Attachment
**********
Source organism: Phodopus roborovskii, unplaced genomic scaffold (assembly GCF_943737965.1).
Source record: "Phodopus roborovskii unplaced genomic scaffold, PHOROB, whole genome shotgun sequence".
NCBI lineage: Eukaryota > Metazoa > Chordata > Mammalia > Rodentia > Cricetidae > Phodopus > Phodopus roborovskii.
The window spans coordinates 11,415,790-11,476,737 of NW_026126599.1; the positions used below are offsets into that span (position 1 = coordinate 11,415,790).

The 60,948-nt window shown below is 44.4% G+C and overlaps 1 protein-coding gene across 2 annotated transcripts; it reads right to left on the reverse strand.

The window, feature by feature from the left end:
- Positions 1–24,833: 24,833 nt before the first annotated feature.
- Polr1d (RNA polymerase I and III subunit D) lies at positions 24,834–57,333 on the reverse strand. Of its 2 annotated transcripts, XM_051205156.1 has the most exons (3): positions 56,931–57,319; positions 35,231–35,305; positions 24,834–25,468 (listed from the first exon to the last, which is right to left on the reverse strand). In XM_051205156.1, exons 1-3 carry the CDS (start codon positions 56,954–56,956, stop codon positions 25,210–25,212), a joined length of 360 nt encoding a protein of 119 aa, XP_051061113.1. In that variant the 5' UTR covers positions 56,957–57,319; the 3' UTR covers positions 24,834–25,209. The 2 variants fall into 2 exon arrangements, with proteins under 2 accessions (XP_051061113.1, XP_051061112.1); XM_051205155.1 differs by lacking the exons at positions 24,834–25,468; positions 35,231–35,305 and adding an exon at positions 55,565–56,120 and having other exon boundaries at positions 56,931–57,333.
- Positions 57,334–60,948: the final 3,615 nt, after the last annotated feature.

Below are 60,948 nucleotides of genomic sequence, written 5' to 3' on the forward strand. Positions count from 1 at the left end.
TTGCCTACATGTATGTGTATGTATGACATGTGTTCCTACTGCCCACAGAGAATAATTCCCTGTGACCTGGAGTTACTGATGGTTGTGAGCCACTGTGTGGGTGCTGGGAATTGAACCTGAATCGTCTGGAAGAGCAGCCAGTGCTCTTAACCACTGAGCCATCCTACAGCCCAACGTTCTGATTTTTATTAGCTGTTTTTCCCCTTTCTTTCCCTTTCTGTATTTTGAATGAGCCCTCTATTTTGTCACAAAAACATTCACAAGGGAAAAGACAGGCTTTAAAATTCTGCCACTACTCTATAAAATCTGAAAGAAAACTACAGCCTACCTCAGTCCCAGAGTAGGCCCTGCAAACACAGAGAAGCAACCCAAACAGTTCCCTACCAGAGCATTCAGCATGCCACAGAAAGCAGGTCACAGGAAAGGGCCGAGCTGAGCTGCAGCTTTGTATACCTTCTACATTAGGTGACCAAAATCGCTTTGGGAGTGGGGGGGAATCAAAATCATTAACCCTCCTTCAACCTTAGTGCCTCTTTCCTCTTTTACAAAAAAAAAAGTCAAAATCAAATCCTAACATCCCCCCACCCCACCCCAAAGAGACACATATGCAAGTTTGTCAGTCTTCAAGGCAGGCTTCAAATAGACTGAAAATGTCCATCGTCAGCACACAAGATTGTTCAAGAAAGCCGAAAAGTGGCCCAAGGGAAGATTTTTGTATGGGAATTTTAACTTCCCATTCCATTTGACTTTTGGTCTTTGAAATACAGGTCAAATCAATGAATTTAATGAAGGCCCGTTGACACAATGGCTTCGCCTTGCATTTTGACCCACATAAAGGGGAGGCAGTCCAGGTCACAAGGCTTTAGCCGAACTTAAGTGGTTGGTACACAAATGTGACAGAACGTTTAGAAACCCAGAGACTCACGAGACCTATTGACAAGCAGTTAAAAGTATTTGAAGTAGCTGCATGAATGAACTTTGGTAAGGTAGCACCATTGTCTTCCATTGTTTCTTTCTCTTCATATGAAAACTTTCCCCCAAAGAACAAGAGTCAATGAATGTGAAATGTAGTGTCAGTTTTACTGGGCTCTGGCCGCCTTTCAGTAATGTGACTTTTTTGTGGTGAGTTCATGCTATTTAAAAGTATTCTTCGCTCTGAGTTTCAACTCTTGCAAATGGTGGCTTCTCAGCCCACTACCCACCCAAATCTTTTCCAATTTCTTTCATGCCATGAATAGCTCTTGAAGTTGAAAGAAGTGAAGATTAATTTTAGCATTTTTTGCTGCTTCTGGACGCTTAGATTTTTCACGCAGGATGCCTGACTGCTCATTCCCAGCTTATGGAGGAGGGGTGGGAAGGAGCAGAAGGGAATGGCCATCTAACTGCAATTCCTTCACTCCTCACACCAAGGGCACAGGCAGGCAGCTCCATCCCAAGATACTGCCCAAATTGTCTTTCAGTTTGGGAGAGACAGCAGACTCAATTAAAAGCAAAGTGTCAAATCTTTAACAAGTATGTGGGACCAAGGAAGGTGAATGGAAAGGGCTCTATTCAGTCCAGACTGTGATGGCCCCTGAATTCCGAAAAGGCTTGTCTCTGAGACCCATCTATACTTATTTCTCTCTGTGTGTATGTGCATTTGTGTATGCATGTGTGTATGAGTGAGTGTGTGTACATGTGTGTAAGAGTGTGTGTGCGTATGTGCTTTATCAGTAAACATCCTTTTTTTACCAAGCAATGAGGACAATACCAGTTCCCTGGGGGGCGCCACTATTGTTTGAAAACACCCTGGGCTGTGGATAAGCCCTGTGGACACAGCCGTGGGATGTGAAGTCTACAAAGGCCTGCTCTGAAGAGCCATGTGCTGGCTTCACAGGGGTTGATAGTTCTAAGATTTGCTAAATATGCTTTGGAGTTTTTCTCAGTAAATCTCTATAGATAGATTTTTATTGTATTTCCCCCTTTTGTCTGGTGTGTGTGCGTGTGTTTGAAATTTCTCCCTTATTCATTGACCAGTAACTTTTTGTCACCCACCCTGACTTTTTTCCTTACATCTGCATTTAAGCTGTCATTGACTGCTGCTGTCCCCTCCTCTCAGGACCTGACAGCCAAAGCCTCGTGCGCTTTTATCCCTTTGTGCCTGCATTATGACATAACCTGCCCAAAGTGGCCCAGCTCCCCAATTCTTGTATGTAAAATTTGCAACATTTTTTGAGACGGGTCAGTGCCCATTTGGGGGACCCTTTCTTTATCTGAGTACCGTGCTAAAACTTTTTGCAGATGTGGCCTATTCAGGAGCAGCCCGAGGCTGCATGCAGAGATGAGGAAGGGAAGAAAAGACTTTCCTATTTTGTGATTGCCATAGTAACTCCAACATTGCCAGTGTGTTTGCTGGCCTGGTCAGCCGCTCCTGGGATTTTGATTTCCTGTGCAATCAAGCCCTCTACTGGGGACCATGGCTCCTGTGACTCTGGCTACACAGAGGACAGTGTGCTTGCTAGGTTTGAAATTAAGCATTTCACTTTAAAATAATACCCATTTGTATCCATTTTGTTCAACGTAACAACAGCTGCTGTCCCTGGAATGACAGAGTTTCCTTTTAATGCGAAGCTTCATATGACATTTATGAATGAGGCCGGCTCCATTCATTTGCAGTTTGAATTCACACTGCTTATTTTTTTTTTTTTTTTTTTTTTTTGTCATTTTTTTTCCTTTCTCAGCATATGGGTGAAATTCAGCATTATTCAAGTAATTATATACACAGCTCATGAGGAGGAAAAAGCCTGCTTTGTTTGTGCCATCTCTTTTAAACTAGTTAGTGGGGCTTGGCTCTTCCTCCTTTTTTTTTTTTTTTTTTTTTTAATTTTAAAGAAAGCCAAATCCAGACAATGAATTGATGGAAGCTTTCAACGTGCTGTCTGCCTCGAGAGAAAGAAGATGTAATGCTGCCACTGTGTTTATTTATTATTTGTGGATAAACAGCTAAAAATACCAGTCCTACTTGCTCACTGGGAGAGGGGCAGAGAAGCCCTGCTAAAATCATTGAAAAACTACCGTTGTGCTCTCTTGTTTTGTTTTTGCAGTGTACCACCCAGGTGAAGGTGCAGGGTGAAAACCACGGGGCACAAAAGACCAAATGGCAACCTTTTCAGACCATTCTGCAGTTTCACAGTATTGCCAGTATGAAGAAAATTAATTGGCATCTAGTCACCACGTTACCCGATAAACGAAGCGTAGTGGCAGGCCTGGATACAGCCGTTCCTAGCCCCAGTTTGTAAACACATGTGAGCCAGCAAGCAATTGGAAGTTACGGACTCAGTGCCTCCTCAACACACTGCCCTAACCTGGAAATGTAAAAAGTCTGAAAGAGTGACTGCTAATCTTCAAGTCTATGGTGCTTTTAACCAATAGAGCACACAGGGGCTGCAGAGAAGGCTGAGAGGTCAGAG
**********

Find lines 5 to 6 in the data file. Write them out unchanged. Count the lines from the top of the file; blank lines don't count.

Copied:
The 60,948-nt window shown below is 44.4% G+C and overlaps 1 protein-coding gene across 2 annotated transcripts; it reads right to left on the reverse strand.

The window, feature by feature from the left end: